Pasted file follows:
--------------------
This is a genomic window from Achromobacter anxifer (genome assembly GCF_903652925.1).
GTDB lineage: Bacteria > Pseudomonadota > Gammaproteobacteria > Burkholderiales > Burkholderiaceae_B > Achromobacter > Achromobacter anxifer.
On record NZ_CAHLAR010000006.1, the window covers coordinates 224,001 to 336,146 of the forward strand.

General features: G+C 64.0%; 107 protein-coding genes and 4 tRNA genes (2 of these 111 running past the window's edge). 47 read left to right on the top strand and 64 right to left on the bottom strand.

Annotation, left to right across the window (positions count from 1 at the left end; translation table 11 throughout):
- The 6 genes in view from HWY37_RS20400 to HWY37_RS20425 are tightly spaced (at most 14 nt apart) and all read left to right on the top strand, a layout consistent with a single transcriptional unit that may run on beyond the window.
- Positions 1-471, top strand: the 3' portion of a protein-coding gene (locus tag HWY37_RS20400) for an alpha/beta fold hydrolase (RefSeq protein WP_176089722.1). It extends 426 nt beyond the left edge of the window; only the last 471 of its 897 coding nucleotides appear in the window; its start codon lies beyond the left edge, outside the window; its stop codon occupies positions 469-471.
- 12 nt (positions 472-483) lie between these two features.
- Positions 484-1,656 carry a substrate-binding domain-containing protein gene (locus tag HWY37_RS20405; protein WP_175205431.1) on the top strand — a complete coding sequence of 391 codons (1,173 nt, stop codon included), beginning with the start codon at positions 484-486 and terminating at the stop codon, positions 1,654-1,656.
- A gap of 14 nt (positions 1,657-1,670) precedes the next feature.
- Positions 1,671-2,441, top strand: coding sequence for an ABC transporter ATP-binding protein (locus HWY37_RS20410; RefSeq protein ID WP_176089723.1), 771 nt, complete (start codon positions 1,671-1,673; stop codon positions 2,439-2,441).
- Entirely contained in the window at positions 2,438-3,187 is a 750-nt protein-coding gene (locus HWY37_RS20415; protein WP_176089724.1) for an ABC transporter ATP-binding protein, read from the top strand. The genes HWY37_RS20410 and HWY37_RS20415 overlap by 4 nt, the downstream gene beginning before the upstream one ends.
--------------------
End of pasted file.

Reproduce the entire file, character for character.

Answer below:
This is a genomic window from Achromobacter anxifer (genome assembly GCF_903652925.1).
GTDB lineage: Bacteria > Pseudomonadota > Gammaproteobacteria > Burkholderiales > Burkholderiaceae_B > Achromobacter > Achromobacter anxifer.
On record NZ_CAHLAR010000006.1, the window covers coordinates 224,001 to 336,146 of the forward strand.

General features: G+C 64.0%; 107 protein-coding genes and 4 tRNA genes (2 of these 111 running past the window's edge). 47 read left to right on the top strand and 64 right to left on the bottom strand.

Annotation, left to right across the window (positions count from 1 at the left end; translation table 11 throughout):
- The 6 genes in view from HWY37_RS20400 to HWY37_RS20425 are tightly spaced (at most 14 nt apart) and all read left to right on the top strand, a layout consistent with a single transcriptional unit that may run on beyond the window.
- Positions 1-471, top strand: the 3' portion of a protein-coding gene (locus tag HWY37_RS20400) for an alpha/beta fold hydrolase (RefSeq protein WP_176089722.1). It extends 426 nt beyond the left edge of the window; only the last 471 of its 897 coding nucleotides appear in the window; its start codon lies beyond the left edge, outside the window; its stop codon occupies positions 469-471.
- 12 nt (positions 472-483) lie between these two features.
- Positions 484-1,656 carry a substrate-binding domain-containing protein gene (locus tag HWY37_RS20405; protein WP_175205431.1) on the top strand — a complete coding sequence of 391 codons (1,173 nt, stop codon included), beginning with the start codon at positions 484-486 and terminating at the stop codon, positions 1,654-1,656.
- A gap of 14 nt (positions 1,657-1,670) precedes the next feature.
- Positions 1,671-2,441, top strand: coding sequence for an ABC transporter ATP-binding protein (locus HWY37_RS20410; RefSeq protein ID WP_176089723.1), 771 nt, complete (start codon positions 1,671-1,673; stop codon positions 2,439-2,441).
- Entirely contained in the window at positions 2,438-3,187 is a 750-nt protein-coding gene (locus HWY37_RS20415; protein WP_176089724.1) for an ABC transporter ATP-binding protein, read from the top strand. The genes HWY37_RS20410 and HWY37_RS20415 overlap by 4 nt, the downstream gene beginning before the upstream one ends.